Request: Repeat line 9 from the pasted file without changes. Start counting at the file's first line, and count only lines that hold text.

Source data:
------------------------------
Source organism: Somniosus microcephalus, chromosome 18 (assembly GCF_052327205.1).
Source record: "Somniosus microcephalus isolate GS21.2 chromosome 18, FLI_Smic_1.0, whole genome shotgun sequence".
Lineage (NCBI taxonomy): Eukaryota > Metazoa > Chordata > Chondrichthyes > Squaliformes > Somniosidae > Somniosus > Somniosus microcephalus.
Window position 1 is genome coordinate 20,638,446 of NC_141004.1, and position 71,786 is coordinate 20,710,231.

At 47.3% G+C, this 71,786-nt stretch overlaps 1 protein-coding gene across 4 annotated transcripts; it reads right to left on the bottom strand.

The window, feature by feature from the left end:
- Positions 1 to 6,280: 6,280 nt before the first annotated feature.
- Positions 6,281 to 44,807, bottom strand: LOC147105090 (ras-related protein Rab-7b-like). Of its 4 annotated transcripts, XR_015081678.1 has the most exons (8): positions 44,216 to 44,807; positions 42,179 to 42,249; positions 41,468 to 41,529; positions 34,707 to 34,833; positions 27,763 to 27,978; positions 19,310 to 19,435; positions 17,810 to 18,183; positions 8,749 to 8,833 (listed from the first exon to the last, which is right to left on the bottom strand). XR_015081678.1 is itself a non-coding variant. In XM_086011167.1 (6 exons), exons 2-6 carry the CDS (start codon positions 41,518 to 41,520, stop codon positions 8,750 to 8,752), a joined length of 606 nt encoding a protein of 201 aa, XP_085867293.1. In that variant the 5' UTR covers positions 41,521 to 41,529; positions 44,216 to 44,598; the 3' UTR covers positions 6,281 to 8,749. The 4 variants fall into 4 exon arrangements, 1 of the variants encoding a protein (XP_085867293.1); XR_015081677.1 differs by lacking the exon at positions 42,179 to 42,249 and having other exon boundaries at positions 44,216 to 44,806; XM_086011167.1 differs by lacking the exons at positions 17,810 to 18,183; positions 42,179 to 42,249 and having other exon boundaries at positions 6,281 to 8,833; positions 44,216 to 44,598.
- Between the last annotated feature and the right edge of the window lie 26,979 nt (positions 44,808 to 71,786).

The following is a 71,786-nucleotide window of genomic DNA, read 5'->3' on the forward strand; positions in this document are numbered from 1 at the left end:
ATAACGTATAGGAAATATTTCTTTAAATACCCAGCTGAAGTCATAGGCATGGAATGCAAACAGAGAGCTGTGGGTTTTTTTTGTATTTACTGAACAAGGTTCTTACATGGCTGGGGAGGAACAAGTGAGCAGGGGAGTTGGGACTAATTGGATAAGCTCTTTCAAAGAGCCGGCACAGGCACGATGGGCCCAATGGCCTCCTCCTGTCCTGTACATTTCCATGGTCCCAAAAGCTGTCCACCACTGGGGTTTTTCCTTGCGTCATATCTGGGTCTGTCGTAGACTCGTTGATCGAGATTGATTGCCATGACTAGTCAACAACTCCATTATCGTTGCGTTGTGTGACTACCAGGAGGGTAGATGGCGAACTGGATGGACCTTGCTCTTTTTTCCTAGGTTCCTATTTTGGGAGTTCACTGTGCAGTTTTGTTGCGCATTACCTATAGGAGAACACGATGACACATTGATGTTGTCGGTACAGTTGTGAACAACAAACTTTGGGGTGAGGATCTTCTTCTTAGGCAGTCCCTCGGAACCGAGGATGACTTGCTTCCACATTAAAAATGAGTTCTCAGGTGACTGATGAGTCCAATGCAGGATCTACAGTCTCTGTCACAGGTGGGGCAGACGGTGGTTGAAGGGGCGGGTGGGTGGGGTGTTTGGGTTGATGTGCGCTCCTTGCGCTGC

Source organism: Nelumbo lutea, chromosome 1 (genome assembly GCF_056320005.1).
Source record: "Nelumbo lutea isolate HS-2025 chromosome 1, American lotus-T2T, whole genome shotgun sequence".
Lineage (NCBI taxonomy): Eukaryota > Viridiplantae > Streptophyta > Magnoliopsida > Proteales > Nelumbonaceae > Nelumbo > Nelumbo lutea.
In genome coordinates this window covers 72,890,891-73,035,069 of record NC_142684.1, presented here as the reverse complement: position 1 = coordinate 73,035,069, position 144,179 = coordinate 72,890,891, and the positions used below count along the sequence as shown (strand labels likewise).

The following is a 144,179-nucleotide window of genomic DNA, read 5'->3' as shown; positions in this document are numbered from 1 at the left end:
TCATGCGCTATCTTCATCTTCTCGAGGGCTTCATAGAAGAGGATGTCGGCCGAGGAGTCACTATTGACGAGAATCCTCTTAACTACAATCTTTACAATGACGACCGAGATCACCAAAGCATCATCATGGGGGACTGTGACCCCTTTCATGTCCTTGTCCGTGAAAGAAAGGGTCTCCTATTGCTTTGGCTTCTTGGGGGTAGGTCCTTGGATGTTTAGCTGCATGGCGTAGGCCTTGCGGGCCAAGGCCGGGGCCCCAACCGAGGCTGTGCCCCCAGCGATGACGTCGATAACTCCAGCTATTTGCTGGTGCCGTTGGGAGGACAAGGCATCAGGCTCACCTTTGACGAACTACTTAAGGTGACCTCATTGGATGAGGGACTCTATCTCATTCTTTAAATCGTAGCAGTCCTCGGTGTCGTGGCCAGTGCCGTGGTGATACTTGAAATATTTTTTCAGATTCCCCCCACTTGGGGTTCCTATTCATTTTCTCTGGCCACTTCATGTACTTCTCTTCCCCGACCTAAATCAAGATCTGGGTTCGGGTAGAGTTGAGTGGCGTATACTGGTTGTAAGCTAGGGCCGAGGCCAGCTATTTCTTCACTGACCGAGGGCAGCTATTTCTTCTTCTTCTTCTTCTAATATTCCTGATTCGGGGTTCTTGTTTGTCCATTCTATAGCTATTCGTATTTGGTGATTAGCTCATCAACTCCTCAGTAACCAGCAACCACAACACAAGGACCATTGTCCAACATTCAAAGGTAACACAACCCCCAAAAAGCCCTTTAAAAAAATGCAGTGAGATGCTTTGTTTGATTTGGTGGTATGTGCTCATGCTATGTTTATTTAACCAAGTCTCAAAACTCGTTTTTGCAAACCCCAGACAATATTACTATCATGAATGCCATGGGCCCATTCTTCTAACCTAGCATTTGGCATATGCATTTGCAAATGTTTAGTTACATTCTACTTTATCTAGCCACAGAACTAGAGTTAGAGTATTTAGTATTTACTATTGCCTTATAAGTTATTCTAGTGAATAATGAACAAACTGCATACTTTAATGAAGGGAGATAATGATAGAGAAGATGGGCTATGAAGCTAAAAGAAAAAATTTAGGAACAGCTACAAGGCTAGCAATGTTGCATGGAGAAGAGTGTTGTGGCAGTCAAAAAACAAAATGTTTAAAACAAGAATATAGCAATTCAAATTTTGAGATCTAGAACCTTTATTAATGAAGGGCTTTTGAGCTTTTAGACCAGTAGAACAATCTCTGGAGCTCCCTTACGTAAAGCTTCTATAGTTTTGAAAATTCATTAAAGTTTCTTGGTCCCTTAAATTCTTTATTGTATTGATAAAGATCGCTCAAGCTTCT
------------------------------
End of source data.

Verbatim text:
- Between the last annotated feature and the right edge of the window lie 26,979 nt (positions 44,808 to 71,786).